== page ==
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The AAPG/Datapages Combined Publications Database

AAPG Bulletin


Volume: 67 (1983)

Issue: 8. (August)

First Page: 1337

Last Page: 1337

Title: Depositional Framework for Lower Member of Metaline Formation (Cambrian), Northeastern Washington: ABSTRACT

Author(s): Howard J. Fischer

Article Type: Meeting abstract


The Metaline Formation is a Cambrian unit that crops out in Stevens and Pend Oreille Counties, northeastern Washington. The 985 to 1,250-m (3,200 to 4,100-ft) thick formation has been divided into lower, middle, and upper members, although structural complications and numerous covered intervals have made measurement of complete stratigraphic sections impossible. Based mainly on trilobite studies, early workers assigned a Middle Cambrian age to the 120 to 290-m (390 to 950-ft) thick lower member. The present study divides the lower member into the following five lithofacies: (1) gray mudstone, (2) ooid-arenite, (3) gray packstone-wackestone, (4) black packstone-wackestone, and (5) black mudstone facies.

The gray mudstone facies grades upward from underlying fine-grained siliciclastics, and it is composed of bioturbated lime mudstones with a small admixture of thin-shelled trilobite fragments, chitinophosphatic inarticulate brachiopods, and disarticulate echnioderms. The ooid-arenite facies occurs as pods within the gray mudstone facies, and is composed of spherical quartz grains and ooids developed around quartz cores in a neomorphic spar matrix. The facies is extremely well-sorted. The gray packstone-wackestone facies is composed of ooid-oncoid packstones alternating with argillaceous, fossiliferous wackestones. Rounded intraclasts and peloids are secondary components. Fossil allochems include robust trilobite fragments, echinoderm plates, and rare (?) Epiphyton algae. The black pac stone-wackestone facies contains the same components as underlying rocks but is characterized by an increase in carbonaceous material and pyrite causing the black color. Fossils are less robust than in the underlying facies. The black mudstone facies is characterized by bioturbated lime mudstones with rare fossil fragments. The top of the member is marked by a red-stained, well-cemented zone below a disconformable contact with the middle member.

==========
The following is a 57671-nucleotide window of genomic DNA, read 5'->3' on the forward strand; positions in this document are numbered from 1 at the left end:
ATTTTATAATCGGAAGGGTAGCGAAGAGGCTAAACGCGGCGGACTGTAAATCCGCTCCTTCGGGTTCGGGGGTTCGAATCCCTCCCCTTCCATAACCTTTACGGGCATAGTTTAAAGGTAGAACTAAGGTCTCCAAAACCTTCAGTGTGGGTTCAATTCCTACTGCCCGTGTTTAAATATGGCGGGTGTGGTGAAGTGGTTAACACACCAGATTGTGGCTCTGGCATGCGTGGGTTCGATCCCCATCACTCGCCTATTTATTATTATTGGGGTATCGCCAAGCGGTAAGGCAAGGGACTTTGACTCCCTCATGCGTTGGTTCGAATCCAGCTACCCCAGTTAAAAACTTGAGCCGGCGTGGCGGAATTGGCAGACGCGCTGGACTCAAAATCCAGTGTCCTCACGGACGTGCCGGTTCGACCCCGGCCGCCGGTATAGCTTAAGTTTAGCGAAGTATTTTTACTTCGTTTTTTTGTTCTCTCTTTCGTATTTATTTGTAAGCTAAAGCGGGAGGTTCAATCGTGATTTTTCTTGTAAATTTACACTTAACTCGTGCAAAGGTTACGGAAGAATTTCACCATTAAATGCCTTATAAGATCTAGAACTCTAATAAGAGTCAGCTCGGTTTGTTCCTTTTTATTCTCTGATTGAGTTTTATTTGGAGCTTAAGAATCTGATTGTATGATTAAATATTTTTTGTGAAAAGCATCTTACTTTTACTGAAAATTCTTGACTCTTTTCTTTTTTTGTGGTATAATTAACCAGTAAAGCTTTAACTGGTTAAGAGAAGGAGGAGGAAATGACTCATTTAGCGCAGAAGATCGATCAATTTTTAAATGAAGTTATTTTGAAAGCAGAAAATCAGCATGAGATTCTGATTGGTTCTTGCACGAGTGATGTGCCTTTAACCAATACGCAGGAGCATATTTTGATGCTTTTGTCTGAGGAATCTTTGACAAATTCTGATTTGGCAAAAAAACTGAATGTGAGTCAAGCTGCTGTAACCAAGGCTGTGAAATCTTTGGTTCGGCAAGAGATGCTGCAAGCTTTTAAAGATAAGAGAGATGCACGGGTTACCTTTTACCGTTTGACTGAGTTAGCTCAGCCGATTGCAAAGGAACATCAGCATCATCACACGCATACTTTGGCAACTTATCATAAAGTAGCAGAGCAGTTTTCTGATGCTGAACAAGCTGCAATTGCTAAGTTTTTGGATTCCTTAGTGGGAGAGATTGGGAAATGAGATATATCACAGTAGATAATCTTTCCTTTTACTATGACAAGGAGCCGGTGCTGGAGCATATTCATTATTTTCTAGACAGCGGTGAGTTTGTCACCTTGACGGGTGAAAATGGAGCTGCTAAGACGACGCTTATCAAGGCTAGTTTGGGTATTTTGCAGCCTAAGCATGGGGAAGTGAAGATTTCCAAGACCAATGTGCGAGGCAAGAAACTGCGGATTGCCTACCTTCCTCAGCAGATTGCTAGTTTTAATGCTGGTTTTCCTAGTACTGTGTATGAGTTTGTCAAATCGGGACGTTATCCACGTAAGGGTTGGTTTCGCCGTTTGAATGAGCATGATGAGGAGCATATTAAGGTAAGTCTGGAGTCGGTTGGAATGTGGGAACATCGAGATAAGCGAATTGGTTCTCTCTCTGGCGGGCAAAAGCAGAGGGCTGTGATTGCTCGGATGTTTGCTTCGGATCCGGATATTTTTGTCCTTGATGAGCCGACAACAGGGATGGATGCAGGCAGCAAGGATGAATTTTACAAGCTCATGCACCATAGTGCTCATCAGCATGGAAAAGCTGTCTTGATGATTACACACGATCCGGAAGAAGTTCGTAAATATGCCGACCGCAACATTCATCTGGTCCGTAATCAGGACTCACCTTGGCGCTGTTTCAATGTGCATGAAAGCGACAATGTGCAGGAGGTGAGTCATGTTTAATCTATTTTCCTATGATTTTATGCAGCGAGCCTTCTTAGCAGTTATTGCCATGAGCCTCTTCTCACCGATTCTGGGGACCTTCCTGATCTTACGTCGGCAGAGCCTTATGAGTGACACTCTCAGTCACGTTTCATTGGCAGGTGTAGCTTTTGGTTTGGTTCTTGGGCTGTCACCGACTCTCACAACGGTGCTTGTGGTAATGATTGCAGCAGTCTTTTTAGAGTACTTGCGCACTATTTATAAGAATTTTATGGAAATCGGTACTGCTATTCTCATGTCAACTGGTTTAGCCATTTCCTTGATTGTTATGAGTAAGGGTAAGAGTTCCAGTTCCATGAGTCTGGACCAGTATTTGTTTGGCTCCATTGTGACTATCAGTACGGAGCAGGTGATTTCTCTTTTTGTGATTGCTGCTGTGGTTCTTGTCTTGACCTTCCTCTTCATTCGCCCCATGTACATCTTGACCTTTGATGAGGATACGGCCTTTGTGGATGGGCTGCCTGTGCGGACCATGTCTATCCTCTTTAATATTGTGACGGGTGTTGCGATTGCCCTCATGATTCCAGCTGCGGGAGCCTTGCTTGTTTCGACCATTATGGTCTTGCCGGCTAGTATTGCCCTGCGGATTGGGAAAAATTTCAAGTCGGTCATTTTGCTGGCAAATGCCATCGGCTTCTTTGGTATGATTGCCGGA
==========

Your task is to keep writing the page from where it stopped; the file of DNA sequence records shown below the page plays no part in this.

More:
The lower member of the Metaline Formation represents the first carbonates deposited on a ramp-type shelf margin during a major Middle Cambrian transgression. The observed lithologies suggest deposition under conditions of changing water depth, agitation, and oxygenation in the shallow subtidal zone. The mudstones and wackestones in all facies were deposited under low-energy conditions. Shallowing allowed increased agitation, and oxygenation suitable for the local development of ooids and oncoids. Periodic storms produced high-energy packstone deposits composed of concentrations of the components found in the typically low-energy subtidal zone.

Along with the transgression of marine environments, oxygen-starved waters migrated shoreward from an offshore, lower shelf basin. This transgression of the pycnocline caused dysaerobic and anaerobic conditions in shallow subtidal waters of the upper shelf. Aerobic and dysaerobic conditions produced gray rocks, and anaerobic conditions produced black rocks rich in organic material. Biofacies were also affected by the low oxygen levels. Thin-shelled and chitinophosphatic forms dominated the epifauna when dysaerobic conditions occurred. With decreasing oxygen content, the epifauna was progressively excluded from the shallow subtidal zone. The result of maximum anoxia was the cessation of carbonate sedimentation and the formation of a submarine hardground at the end of "lower Metaline de osition."

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